Pineapples are fairly easy to grow in South Florida. If a pineapple has not been refrigerated, you can plant the top to grow a new pineapple plant. (Refrigeration kills the plant.)
For the sweetest fruit, let the pineapple turn completely golden yellow before harvesting.
Waiting for the pineapple to completely ripen carries some risk. Some gardeners are frustrated to find the ripe pineapples attract raccoons, possums or other varmints who take a bite out of the ripe pineapple before they have a chance to pick it.
The University of Florida Institute of Food and Agricultural Sciences (UF/IFAS) offers this tip. When the pineapple starts turning yellow, cover it at night with a paper bag. You can usually get these for free at the grocery store if you ask. (“Paper, not plastic please!”)
Remember to remove the bags first thing the next morning so the pineapple gets plenty of sunshine to continue ripening!
Other tips for growing pineapples:
• Pineapples absorb most of their water through their leaves. When watering a pineapple plant, pour the water directly on the leaves.
• After a pineapple has fruited, the plant will put out new shoots. Leave the largest shoot on the plant. Twist off the others to start new plants. If you leave multiple shoots on a plant, it will make several small pineapples instead of one large one.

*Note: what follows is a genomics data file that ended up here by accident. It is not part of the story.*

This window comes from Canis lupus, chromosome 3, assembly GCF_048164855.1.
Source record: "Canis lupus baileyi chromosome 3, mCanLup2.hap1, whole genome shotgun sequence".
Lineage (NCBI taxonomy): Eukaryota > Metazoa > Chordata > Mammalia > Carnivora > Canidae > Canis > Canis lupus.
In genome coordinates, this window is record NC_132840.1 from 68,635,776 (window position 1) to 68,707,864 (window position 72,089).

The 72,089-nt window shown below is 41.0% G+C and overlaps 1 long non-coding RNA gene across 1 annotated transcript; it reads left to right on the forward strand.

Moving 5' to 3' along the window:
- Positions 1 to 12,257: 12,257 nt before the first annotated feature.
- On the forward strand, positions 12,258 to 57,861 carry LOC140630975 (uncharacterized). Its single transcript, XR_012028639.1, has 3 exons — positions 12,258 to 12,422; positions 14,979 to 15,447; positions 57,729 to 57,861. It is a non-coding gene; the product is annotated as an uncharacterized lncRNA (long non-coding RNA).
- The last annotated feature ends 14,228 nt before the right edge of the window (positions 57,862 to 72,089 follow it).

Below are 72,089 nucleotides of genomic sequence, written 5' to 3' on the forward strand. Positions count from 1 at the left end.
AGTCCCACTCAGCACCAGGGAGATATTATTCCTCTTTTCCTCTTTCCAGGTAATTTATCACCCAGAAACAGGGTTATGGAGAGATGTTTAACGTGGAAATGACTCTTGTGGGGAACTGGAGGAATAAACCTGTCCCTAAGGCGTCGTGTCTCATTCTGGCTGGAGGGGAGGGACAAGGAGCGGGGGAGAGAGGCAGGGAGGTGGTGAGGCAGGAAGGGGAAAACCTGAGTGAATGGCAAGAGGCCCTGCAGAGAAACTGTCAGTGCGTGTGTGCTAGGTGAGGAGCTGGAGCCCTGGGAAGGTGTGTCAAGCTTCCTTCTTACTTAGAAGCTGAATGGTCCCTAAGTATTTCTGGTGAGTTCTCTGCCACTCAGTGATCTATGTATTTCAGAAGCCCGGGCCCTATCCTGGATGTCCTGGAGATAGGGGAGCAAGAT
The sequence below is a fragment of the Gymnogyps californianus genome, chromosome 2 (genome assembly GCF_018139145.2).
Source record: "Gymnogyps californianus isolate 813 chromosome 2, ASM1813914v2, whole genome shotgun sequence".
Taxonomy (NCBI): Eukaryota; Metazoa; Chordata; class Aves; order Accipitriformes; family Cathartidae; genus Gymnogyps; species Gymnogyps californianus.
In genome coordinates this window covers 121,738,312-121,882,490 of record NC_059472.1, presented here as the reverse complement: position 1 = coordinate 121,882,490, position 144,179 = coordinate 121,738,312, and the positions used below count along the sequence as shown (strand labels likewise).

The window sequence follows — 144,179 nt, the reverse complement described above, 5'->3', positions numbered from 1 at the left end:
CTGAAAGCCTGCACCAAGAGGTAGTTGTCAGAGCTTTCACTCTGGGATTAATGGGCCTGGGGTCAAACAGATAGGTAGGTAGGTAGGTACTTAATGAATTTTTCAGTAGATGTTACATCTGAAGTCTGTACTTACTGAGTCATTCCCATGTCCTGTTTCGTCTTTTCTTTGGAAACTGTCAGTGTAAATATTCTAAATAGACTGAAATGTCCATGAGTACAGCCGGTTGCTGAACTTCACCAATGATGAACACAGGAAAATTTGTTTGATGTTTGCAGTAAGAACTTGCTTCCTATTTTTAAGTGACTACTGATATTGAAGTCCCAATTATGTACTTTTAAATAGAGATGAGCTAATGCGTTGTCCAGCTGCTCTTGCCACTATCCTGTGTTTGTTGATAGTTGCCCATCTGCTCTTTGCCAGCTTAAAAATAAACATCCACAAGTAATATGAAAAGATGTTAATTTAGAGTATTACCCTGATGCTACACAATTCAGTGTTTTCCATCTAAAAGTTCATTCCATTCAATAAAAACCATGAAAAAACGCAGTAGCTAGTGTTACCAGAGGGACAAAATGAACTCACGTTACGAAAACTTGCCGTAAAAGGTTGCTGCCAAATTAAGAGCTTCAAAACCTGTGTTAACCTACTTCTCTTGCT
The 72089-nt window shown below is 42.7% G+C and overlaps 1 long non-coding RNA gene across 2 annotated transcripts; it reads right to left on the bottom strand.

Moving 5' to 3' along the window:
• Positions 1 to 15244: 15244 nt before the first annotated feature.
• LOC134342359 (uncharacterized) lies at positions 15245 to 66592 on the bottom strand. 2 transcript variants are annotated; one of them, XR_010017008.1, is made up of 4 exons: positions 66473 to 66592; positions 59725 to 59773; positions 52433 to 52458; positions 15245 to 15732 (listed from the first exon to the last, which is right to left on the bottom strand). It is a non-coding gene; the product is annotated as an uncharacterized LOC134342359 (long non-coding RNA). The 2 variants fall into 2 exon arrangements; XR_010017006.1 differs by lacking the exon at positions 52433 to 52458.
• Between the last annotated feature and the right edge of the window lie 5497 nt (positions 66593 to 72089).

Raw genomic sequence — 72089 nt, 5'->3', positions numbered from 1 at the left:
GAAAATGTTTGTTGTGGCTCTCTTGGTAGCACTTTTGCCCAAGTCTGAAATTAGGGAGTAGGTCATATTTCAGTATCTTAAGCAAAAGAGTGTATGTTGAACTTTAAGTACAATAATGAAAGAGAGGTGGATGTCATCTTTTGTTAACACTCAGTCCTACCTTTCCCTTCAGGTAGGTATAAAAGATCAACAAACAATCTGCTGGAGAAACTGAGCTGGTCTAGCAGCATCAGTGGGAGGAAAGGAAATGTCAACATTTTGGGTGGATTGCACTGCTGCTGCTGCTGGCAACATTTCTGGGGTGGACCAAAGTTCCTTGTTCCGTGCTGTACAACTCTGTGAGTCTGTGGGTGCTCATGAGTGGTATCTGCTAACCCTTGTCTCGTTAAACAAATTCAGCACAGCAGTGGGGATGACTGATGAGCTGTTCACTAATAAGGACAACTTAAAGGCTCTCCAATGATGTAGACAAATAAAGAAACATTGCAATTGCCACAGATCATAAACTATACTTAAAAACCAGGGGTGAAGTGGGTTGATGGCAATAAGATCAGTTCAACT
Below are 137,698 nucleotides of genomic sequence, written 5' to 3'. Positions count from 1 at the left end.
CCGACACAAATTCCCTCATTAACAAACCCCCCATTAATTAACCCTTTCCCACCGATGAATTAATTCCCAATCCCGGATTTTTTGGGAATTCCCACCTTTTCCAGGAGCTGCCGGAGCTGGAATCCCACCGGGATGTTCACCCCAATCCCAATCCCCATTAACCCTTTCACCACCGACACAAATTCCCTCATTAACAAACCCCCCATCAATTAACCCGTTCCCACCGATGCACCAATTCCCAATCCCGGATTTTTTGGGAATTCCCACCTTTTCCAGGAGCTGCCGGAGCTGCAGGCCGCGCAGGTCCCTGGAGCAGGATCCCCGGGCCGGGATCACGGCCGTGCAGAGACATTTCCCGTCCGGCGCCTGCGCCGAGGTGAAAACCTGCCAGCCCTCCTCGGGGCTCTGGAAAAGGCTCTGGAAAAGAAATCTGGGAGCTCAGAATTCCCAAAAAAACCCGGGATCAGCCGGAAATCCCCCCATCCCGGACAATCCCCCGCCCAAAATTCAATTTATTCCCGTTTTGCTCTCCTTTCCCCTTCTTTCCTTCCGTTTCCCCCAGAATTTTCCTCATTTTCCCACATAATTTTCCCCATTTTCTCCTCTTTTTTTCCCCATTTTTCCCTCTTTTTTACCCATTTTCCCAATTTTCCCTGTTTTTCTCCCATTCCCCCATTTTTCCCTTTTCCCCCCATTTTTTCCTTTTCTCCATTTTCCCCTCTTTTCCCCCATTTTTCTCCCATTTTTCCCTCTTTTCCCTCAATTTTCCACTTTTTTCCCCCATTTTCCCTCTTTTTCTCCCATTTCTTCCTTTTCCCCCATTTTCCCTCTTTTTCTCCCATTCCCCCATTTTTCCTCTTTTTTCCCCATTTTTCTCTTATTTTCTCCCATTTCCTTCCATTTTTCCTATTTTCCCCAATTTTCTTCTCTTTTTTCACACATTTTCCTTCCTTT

• If you must harvest a pineapple before it is completely ripe, you can place it in a shallow bowl with a little water and put it in the windowsill to complete ripening. Be sure to water the leaves every day.
• You can tell if a pineapple is ripe by the color. The "pull on the leaves" to determine if a pineapple is ripe is a myth. If you pull on a pineapple's leaves and they come out, that means the pineapple has been refrigerated and will not ripen further. The top will not grow a new plant if the pineapple has been refrigerated.